Thought Leadership

Your Brand Will Be (Re)Made Now

March 25, 2020
Your Brand Will Be Re Made Now

Your brand will be (re)made now. What are you going to do about it?

Allow me the irony of using words to point out that there has never been a better time for action over words. Our current moment defines moments that matter. Organizations will be defined by what they say now, and more importantly, by what they do. On Monday, The Wall Street Journal released an Experience Report by Chris Kornelis that noted how coronavirus-related emails from companies may not have the desired calming effect. A similar sentiment was shared by Dan Egan, director of investing and behavioral finance at Betterment, when being interviewed by Dr. Daniel Crosby on his Standard Deviations podcast. Betterment’s first approach of sending proactive communication during volatile times actually led to more account activity, some of it positive but much of it negative. Not everyone who received the message needed the message. We can all appreciate how the fastest way to feel panic is being told “don’t panic.”

There is a tension between being fast and being thoughtful; however, this time is already being characterized by slow response. No one will be blamed for not foreseeing this scenario in their 2020 planning, but many will be blamed for not taking action early enough when the severity became clear. Worse still is being seen as providing too little while also too late.

Putting aside the settlement of recent years, Wells Fargo was seen as a shining star of banking coming out of 2008. The firm carried a positive brand halo for years in the minds of consumers. Similar positions will be available following the coronavirus pandemic and related market drop, and there may be surprises in the brands that later occupy those spaces.

So, what are you going to do about it?

Your brand is a living thing. It will be changed whether you take action or not.

Now is a time to separate what you know from what you think you know. Betterment was able to draw its conclusion because it used data to challenge norms.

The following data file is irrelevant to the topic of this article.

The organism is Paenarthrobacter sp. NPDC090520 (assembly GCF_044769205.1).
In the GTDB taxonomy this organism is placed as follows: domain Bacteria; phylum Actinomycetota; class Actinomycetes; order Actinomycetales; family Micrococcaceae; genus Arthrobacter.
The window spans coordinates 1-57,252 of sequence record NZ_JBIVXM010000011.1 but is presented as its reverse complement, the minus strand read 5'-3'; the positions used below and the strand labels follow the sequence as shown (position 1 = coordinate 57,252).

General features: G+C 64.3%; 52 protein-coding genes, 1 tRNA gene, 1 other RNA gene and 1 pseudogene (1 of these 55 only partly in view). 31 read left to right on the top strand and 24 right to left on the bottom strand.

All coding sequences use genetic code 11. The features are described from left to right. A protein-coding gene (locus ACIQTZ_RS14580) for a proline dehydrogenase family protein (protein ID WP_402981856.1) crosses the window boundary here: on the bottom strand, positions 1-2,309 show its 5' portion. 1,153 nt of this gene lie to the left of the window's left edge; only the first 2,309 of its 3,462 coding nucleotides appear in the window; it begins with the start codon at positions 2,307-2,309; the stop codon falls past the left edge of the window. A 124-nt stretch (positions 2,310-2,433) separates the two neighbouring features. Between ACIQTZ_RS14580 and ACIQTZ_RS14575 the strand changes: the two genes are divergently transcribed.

Now is the time to use that segmentation you built for targeted messages when you do communicate. Make sure the right ideas get into the hands of the right people. Don’t underestimate the danger in sending the wrong message at the wrong time.

Now is the time to take what you know about your customers—their functional and emotional needs, their dependencies—and use that to anticipate and act. Move swiftly but not reflexively.

Now is the time to consider what you want your brand to stand for. Are you contributing what you can to the people who need it? Are you taking the oft-left-behind inclusion part of “diversity and inclusion” to heart? Is your commitment to the social part of environmental, social and governance (ESG) investing intact? Is your brand a human brand or an empty vessel?

Put humans at the heart of your decisions. Rely on your data and insights about those humans to guide you. Do and do right.


Interested in hearing more of our perspective or what all of this change means for your firm? Send us a note and let’s chat.

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Dickman Lindse
Lindsey Dickman
Senior Vice President, Financial Services

Lindsey Dickman is a former senior vice president in the Financial Services Research division of Escalent.